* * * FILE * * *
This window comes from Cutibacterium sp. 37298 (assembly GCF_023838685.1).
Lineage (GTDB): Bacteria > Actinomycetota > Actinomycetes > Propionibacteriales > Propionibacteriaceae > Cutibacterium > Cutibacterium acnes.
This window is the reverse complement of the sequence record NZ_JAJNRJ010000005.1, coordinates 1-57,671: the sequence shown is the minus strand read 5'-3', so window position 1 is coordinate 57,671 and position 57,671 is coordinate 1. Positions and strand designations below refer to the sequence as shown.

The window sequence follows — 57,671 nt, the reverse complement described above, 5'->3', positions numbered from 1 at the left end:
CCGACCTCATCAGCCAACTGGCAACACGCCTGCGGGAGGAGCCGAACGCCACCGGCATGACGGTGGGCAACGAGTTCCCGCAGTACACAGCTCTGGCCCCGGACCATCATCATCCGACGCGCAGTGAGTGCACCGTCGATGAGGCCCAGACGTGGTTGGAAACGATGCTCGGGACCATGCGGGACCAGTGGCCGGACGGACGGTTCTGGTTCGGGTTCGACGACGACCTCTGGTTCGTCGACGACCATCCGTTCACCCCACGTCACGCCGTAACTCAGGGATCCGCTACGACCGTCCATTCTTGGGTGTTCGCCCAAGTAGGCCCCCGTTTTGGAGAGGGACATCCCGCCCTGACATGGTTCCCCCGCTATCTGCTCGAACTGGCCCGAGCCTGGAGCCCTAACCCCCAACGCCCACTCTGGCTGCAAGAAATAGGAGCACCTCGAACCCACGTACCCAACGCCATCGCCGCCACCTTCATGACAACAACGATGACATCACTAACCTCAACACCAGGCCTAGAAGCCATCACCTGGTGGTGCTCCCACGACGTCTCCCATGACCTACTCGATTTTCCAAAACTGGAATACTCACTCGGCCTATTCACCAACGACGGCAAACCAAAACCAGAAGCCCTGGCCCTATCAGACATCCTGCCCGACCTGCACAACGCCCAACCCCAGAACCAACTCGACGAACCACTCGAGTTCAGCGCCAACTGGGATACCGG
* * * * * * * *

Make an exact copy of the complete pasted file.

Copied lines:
This window comes from Cutibacterium sp. 37298 (assembly GCF_023838685.1).
Lineage (GTDB): Bacteria > Actinomycetota > Actinomycetes > Propionibacteriales > Propionibacteriaceae > Cutibacterium > Cutibacterium acnes.
This window is the reverse complement of the sequence record NZ_JAJNRJ010000005.1, coordinates 1-57,671: the sequence shown is the minus strand read 5'-3', so window position 1 is coordinate 57,671 and position 57,671 is coordinate 1. Positions and strand designations below refer to the sequence as shown.

The window sequence follows — 57,671 nt, the reverse complement described above, 5'->3', positions numbered from 1 at the left end:
CCGACCTCATCAGCCAACTGGCAACACGCCTGCGGGAGGAGCCGAACGCCACCGGCATGACGGTGGGCAACGAGTTCCCGCAGTACACAGCTCTGGCCCCGGACCATCATCATCCGACGCGCAGTGAGTGCACCGTCGATGAGGCCCAGACGTGGTTGGAAACGATGCTCGGGACCATGCGGGACCAGTGGCCGGACGGACGGTTCTGGTTCGGGTTCGACGACGACCTCTGGTTCGTCGACGACCATCCGTTCACCCCACGTCACGCCGTAACTCAGGGATCCGCTACGACCGTCCATTCTTGGGTGTTCGCCCAAGTAGGCCCCCGTTTTGGAGAGGGACATCCCGCCCTGACATGGTTCCCCCGCTATCTGCTCGAACTGGCCCGAGCCTGGAGCCCTAACCCCCAACGCCCACTCTGGCTGCAAGAAATAGGAGCACCTCGAACCCACGTACCCAACGCCATCGCCGCCACCTTCATGACAACAACGATGACATCACTAACCTCAACACCAGGCCTAGAAGCCATCACCTGGTGGTGCTCCCACGACGTCTCCCATGACCTACTCGATTTTCCAAAACTGGAATACTCACTCGGCCTATTCACCAACGACGGCAAACCAAAACCAGAAGCCCTGGCCCTATCAGACATCCTGCCCGACCTGCACAACGCCCAACCCCAGAACCAACTCGACGAACCACTCGAGTTCAGCGCCAACTGGGATACCGG